Are changed to dens of robbers, and the cowls
Are sacks filled full of miserable flour.
But heavy usury is not taken up
So much against God's pleasure as that fruit
Which maketh so insane the heart of monks;
For whatsoever hath the Church in keeping
Is for the folk that ask it in God's name, .
Not for one's kindred or for something worse.
The flesh of mortals is so very soft,
That good beginnings down below suffice not
From springing of the oak to bearing acorns.
Peter began with neither gold nor silver,
And I with orison and abstinence,
And Francis with humility his convent.
And if thou lookest at each one's beginning,
And then regardest whither he has run,
Thou shalt behold the white changed into brown.
In verity the Jordan backward turned,
And the sea's fleeing, when God willed were more
A wonder to behold, than succour here."
Thus unto me he said ; and then withdrew
To his own band, and the band closed together
Then like a whirlwind all was upward rapt.
The gentle Lady urged me on behind them
Up o'er that stairway by a single sign,
So did her virtue overcome my nature;
Nor here below, where one goes up and down
By natural law, was motion e'er so swift
That it could be compared unto my wing.
Reader, as I may unto that devout
Triumph return, on whose account I often
For my transgressions weep and beat my breast, --
Thou hadst not thrust thy finger in the fire
And drawn it out again, before I saw
The sign that follows Taurus, and was in it.
O glorious stars, O light impregnated
With mighty virtue, from which I acknowledge
All of my genius, whatsoe'er it be,
you was born, and hid himself with you,
He who is father of all mortal life,
When first I tasted of the Tuscan air;
then when grace was freely given to me
To enter the high wheel which turns you round,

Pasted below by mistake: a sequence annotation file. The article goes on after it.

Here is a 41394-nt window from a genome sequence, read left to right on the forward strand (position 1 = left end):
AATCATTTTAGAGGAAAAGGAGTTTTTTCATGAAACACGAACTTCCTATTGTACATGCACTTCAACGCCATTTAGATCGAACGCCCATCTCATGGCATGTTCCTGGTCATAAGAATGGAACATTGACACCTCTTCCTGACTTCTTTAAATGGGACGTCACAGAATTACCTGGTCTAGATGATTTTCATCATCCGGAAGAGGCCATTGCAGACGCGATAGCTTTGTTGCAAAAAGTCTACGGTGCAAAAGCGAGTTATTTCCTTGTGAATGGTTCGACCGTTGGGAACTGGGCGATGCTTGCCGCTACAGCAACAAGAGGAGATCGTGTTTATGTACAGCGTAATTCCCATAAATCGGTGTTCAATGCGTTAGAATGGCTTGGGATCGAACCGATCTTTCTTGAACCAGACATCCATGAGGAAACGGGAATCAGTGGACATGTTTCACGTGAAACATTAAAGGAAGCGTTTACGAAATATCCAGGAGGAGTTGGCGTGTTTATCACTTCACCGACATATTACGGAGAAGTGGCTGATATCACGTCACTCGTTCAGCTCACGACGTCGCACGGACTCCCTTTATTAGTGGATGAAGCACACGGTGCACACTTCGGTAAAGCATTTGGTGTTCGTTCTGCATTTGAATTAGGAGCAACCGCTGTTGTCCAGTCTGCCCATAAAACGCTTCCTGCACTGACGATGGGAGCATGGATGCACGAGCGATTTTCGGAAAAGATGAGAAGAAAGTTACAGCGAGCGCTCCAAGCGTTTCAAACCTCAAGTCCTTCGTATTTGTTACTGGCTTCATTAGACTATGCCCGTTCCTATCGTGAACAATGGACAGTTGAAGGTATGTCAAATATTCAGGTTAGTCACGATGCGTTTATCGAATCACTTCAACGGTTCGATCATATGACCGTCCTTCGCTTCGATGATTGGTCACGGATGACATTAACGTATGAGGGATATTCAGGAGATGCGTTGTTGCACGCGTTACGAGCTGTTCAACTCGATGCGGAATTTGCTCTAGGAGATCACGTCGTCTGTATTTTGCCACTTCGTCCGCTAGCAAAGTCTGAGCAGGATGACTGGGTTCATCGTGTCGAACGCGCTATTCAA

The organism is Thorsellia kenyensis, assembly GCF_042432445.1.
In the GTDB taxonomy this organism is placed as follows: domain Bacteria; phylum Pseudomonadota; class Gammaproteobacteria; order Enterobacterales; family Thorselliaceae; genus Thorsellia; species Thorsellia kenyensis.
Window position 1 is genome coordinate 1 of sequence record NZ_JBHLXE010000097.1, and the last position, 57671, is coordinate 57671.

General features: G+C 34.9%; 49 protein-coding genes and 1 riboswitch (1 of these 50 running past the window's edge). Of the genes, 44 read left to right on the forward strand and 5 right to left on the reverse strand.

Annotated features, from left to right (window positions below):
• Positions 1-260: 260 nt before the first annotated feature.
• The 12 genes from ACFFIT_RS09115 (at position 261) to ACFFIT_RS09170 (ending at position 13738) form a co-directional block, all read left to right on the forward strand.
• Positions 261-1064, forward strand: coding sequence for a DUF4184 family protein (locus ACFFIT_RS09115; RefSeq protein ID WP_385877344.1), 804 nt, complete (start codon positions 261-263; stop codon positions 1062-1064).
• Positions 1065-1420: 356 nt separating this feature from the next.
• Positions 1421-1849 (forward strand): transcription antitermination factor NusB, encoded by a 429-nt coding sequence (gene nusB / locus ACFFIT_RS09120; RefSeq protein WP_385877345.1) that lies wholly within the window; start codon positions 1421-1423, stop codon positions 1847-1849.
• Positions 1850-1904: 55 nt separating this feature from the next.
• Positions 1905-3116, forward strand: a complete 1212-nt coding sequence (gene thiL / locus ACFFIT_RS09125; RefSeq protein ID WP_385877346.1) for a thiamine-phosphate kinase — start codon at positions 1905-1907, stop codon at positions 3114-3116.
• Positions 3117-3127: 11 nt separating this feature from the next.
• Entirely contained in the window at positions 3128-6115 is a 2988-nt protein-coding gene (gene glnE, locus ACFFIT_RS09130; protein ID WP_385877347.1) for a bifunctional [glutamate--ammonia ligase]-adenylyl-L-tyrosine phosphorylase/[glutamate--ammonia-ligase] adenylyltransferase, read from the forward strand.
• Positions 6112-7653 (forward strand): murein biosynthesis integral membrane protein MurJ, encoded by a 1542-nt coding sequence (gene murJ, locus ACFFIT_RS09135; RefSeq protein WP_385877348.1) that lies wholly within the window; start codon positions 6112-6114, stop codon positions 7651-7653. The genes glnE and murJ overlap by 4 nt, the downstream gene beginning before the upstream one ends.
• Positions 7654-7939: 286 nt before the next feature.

Your region was allotted unto me.
To you devoutly at this hour my soul
Is sighing, that it virtue may acquire
For the stern pass that draws it to itself.
"Thou art so near unto the last salvation,"
Thus Beatrice began, "thou oughtest now
To have thine eves unclouded and acute
And therefore, ere thou enter farther in,
Look down once more, and see how vast a world
Thou hast already put beneath thy feet;
So that thy heart, as jocund as it may,
Present itself to the triumphant throng
That comes rejoicing through this rounded ether."
with my sight returned through one and all
The sevenfold spheres, and I beheld this globe
Such that I smiled at its ignoble semblance
And that opinion I approve as best
Which doth account it least; and he who thinks
Of something else may truly be called just.
I saw the daughter of Latona shining
Without that shadow, which to me was cause
That once I had believed her rare and dense.
The aspect of thy son, Hyperion,
Here I sustained, and saw how move themselves
Around and near him Maia and Dione.
Thence there appeared the temperateness of Jove
'Twixt son and father, and to me was clear
The change that of their whereabout they make
And all the seven made manifest to me
How great they are, and eke how swift they are,
And how they are in distant habitations.
The threshing-floor that maketh us so proud,
To me revolving with the eternal Twins,
Was all apparent made from hill to harbour!
Then to the beauteous eyes mine eyes I turned.